By Michael Holden and Andrew MacAskill
EDINBURGH (Reuters) – Britain’s King Charles will fly to Edinburgh to join his siblings on Monday when the coffin of his mother Queen Elizabeth is taken in a solemn procession from one of her Scottish palaces to the city’s historic St. Giles cathedral.
The new monarch will also join senior royals for a vigil at the church where the coffin will lie at rest before being flown to London on Tuesday.
Since Elizabeth’s death aged 96 at Balmoral Castle, her Scottish holiday home, a carefully choreographed series of plans to mourn Britain’s monarch of 70 years has been put into operation.
On Sunday, her oak coffin, draped in the Royal Standard of Scotland with a wreath on top, was taken by hearse on a six-hour journey from Balmoral through picturesque Scottish countryside, villages, small towns and cities to Edinburgh.
Tens of thousands of well-wishers lined the roads to pay their respects, while huge crowds, some in tears, gathered in Edinburgh to greet the cortege.
“It’s just very sad,” said Rachel Lindsay, 24. “I don’t think we expected it to ever happen. I just thought she’d live forever. I didn’t think it was real until I saw it.”
Before setting off for Scotland, Charles, 73, who automatically became king of the United Kingdom and 14 other realms of including Australia, Canada, Jamaica, New Zealand and Papua New Guinea, will travel to the British parliament for another traditional ceremony.
At Westminster Hall, lawmakers from both the House of Commons and the upper House of Lords will express their condolences for the death of his mother, and the new king will deliver a response.
He will then fly to Edinburgh with his wife Camilla, the Queen Consort, to join his sister Anne, and brothers Andrew and Edward.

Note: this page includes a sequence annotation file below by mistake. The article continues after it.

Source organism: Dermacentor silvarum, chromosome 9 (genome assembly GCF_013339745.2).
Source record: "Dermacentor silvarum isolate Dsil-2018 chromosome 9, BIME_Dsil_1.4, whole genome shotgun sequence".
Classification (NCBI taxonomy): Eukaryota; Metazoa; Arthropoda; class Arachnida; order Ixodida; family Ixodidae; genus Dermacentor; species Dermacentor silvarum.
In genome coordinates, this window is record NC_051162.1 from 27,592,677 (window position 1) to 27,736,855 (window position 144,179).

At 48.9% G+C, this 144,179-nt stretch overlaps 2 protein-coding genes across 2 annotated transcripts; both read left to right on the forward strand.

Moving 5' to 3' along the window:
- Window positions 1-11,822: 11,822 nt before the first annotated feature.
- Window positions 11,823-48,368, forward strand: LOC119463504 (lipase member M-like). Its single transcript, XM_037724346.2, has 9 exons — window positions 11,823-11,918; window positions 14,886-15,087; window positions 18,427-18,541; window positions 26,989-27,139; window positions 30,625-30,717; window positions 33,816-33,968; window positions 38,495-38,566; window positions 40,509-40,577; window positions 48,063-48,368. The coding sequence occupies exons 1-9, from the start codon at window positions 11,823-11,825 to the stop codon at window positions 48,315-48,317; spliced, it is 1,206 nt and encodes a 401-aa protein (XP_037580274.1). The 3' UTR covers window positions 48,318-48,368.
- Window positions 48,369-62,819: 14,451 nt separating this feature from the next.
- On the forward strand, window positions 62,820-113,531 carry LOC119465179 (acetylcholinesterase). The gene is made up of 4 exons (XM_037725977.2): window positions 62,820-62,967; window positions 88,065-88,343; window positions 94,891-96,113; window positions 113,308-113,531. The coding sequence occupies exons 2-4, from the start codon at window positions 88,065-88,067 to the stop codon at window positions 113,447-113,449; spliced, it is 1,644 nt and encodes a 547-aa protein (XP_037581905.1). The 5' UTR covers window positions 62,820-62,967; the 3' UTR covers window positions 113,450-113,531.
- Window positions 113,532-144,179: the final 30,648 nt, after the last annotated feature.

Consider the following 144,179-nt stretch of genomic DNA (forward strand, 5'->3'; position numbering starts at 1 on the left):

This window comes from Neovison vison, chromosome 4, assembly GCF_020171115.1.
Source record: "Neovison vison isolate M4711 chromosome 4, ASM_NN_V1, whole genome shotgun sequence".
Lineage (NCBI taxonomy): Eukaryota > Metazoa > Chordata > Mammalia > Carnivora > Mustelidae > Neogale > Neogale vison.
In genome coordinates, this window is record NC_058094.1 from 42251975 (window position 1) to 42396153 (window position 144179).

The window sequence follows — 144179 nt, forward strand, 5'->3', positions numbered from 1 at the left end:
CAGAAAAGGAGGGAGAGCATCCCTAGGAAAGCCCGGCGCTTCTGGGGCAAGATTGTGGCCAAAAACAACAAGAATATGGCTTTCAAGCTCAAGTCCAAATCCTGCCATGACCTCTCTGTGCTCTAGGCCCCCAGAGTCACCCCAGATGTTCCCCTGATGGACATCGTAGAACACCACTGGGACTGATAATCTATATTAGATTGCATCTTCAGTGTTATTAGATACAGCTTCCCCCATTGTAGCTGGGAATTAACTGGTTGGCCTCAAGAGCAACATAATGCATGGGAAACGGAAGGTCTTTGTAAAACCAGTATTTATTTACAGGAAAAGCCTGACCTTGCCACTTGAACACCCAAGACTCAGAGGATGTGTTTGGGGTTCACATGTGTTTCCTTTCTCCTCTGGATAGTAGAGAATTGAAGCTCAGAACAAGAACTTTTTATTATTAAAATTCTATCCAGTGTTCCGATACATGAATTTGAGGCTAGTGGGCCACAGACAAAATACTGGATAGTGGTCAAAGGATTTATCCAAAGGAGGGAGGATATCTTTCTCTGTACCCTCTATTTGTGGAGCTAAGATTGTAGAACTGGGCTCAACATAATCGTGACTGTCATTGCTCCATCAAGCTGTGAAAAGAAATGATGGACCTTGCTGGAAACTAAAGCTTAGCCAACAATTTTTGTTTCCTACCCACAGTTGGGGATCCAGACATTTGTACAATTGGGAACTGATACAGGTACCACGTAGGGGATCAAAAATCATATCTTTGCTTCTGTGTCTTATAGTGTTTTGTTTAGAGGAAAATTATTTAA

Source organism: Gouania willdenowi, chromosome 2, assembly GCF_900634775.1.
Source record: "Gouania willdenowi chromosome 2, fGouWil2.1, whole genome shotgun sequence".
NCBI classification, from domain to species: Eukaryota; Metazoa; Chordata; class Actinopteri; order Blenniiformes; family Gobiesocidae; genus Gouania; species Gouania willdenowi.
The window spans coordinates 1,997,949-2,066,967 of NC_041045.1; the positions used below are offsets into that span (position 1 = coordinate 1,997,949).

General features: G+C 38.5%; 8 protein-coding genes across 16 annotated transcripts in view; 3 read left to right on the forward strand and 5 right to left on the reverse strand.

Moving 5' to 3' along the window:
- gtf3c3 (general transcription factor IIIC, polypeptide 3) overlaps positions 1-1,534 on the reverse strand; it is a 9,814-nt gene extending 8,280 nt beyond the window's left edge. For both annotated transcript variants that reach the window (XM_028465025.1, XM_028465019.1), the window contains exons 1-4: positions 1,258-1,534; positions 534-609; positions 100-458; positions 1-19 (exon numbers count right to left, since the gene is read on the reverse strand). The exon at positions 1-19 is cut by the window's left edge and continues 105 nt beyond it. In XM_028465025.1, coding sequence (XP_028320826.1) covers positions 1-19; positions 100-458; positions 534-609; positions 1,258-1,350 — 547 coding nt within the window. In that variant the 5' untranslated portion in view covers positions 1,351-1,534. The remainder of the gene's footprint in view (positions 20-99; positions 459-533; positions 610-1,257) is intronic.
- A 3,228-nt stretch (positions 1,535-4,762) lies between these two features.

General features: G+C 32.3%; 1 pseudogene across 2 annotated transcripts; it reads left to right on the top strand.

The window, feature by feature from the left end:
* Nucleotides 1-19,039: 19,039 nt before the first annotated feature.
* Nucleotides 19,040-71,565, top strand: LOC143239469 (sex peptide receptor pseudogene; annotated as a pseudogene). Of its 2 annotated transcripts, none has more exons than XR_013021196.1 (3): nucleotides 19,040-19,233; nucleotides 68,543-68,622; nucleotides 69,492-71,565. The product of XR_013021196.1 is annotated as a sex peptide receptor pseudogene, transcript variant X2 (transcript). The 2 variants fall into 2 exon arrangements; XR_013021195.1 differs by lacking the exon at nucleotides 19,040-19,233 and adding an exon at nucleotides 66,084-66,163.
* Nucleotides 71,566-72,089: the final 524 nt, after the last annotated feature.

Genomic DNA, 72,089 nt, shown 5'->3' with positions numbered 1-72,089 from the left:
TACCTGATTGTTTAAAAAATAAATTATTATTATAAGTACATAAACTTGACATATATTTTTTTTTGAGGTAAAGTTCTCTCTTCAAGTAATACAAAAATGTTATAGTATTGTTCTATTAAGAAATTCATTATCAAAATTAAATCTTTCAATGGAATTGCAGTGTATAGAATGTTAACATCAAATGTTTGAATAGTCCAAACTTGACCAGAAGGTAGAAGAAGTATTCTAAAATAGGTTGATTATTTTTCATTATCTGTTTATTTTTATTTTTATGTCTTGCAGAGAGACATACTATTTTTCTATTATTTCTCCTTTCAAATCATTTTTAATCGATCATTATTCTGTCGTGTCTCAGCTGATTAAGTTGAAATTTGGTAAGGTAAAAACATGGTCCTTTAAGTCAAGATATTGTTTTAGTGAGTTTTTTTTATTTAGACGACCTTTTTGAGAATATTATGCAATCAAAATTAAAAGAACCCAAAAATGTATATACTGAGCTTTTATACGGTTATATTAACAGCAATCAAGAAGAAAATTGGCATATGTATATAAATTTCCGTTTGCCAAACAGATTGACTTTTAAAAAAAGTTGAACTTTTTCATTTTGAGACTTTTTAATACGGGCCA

The queen’s children will then walk in a procession behind the hearse as the coffin of their mother is taken to St Giles’ Cathedral, flanked by soldiers.
CROWN OF SCOTLAND
When it arrives at the church, the Duke of Hamilton and Brandon, the premier Scottish peer, will place the Crown of Scotland on the coffin.
After a service, the coffin will rest at the cathedral for 24 hours to allow people to pay their respects. A continuous vigil will be mounted by soldiers from the Royal Company of Archers – the sovereign’s ‘Body Guard in Scotland’.
Charles, who will also visit the Scottish parliament and meet Scotland’s First Minister Nicola Sturgeon, will later mount a vigil at 7.20 p.m. (1820 GMT) along with other royals.
On Tuesday, the coffin will be flown to London where on Wednesday it will begin a period of lying in state until early on Sept. 19 – the day of Elizabeth’s state funeral – on a catafalque at Westminster Hall.
It will be guarded constantly by soldiers or by Yeoman Warders – known as beefeaters – from the Tower Of London.
Members of the public will be allowed to process past the coffin, which will be covered by the Royal Standard with the sovereign’s Orb and Sceptre placed on top, for 24 hours a day until 6.30 a.m. (0530 GMT) on Sept. 19.
“Those wishing to attend will be required to queue for many hours, possibly overnight,” the government said in a statement. “Large crowds are expected and people are encouraged to check ahead, plan accordingly and be prepared for long wait times.”
Meanwhile thousands of people are continuing to gather at royal palaces across Britain, bringing bouquets of flowers. In Green Park near London’s Buckingham Palace, where some of the tributes are being taken, long lines of bouquets now snake around the park allowing mourners to read the tributes.
Other well-wishers have attached their messages of condolence to trees.
Britain last saw such an display of public mourning in 1997 following the death of Charles’s first wife, Princess Diana, after she was killed in a car crash in Paris.
“It reminds me of Diana 25 years ago,” Helen Soo, 59, said. “I was much younger in those days, I slept overnight in Hyde Park and this is multiplied by 100 probably.”
(Reporting by Michael Holden in London and Andrew MacAskill in Edinburgh; additional reporting by Kate Holton and William James; editing by William Schomberg and Andrew Heavens)